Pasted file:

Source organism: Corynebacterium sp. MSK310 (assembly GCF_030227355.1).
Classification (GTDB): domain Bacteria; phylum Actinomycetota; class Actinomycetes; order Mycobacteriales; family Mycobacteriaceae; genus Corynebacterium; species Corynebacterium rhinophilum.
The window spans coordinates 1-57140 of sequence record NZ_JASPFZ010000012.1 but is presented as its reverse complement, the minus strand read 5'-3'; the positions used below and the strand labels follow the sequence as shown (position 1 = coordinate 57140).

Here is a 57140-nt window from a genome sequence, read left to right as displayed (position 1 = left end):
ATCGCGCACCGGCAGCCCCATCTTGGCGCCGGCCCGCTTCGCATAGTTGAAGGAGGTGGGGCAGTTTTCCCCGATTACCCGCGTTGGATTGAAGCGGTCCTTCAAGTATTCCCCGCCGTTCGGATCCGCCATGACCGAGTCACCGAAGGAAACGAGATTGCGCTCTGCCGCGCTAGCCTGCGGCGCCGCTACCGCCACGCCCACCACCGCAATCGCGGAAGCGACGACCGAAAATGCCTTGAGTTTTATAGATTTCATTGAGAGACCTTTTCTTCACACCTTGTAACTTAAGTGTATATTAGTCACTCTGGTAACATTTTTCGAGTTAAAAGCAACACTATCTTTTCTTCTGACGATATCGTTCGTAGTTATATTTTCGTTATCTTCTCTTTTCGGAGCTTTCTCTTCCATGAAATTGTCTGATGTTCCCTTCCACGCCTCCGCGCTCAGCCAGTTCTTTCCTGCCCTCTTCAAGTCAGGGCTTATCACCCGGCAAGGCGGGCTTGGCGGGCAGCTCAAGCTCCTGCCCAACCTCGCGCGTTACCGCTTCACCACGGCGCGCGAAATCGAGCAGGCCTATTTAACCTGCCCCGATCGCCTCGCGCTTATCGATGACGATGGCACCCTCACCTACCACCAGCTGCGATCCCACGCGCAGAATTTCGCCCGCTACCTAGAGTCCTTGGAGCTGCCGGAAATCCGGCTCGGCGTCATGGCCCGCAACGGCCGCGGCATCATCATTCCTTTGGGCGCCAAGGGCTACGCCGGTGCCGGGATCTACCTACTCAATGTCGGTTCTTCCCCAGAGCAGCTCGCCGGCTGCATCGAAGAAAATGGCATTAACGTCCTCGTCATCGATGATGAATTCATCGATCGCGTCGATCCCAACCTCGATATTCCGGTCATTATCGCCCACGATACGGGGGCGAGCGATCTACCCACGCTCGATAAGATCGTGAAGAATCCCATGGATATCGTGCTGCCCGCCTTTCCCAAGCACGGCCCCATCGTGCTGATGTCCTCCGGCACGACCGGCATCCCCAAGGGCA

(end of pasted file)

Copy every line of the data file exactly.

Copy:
Source organism: Corynebacterium sp. MSK310 (assembly GCF_030227355.1).
Classification (GTDB): domain Bacteria; phylum Actinomycetota; class Actinomycetes; order Mycobacteriales; family Mycobacteriaceae; genus Corynebacterium; species Corynebacterium rhinophilum.
The window spans coordinates 1-57140 of sequence record NZ_JASPFZ010000012.1 but is presented as its reverse complement, the minus strand read 5'-3'; the positions used below and the strand labels follow the sequence as shown (position 1 = coordinate 57140).

Here is a 57140-nt window from a genome sequence, read left to right as displayed (position 1 = left end):
ATCGCGCACCGGCAGCCCCATCTTGGCGCCGGCCCGCTTCGCATAGTTGAAGGAGGTGGGGCAGTTTTCCCCGATTACCCGCGTTGGATTGAAGCGGTCCTTCAAGTATTCCCCGCCGTTCGGATCCGCCATGACCGAGTCACCGAAGGAAACGAGATTGCGCTCTGCCGCGCTAGCCTGCGGCGCCGCTACCGCCACGCCCACCACCGCAATCGCGGAAGCGACGACCGAAAATGCCTTGAGTTTTATAGATTTCATTGAGAGACCTTTTCTTCACACCTTGTAACTTAAGTGTATATTAGTCACTCTGGTAACATTTTTCGAGTTAAAAGCAACACTATCTTTTCTTCTGACGATATCGTTCGTAGTTATATTTTCGTTATCTTCTCTTTTCGGAGCTTTCTCTTCCATGAAATTGTCTGATGTTCCCTTCCACGCCTCCGCGCTCAGCCAGTTCTTTCCTGCCCTCTTCAAGTCAGGGCTTATCACCCGGCAAGGCGGGCTTGGCGGGCAGCTCAAGCTCCTGCCCAACCTCGCGCGTTACCGCTTCACCACGGCGCGCGAAATCGAGCAGGCCTATTTAACCTGCCCCGATCGCCTCGCGCTTATCGATGACGATGGCACCCTCACCTACCACCAGCTGCGATCCCACGCGCAGAATTTCGCCCGCTACCTAGAGTCCTTGGAGCTGCCGGAAATCCGGCTCGGCGTCATGGCCCGCAACGGCCGCGGCATCATCATTCCTTTGGGCGCCAAGGGCTACGCCGGTGCCGGGATCTACCTACTCAATGTCGGTTCTTCCCCAGAGCAGCTCGCCGGCTGCATCGAAGAAAATGGCATTAACGTCCTCGTCATCGATGATGAATTCATCGATCGCGTCGATCCCAACCTCGATATTCCGGTCATTATCGCCCACGATACGGGGGCGAGCGATCTACCCACGCTCGATAAGATCGTGAAGAATCCCATGGATATCGTGCTGCCCGCCTTTCCCAAGCACGGCCCCATCGTGCTGATGTCCTCCGGCACGACCGGCATCCCCAAGGGCA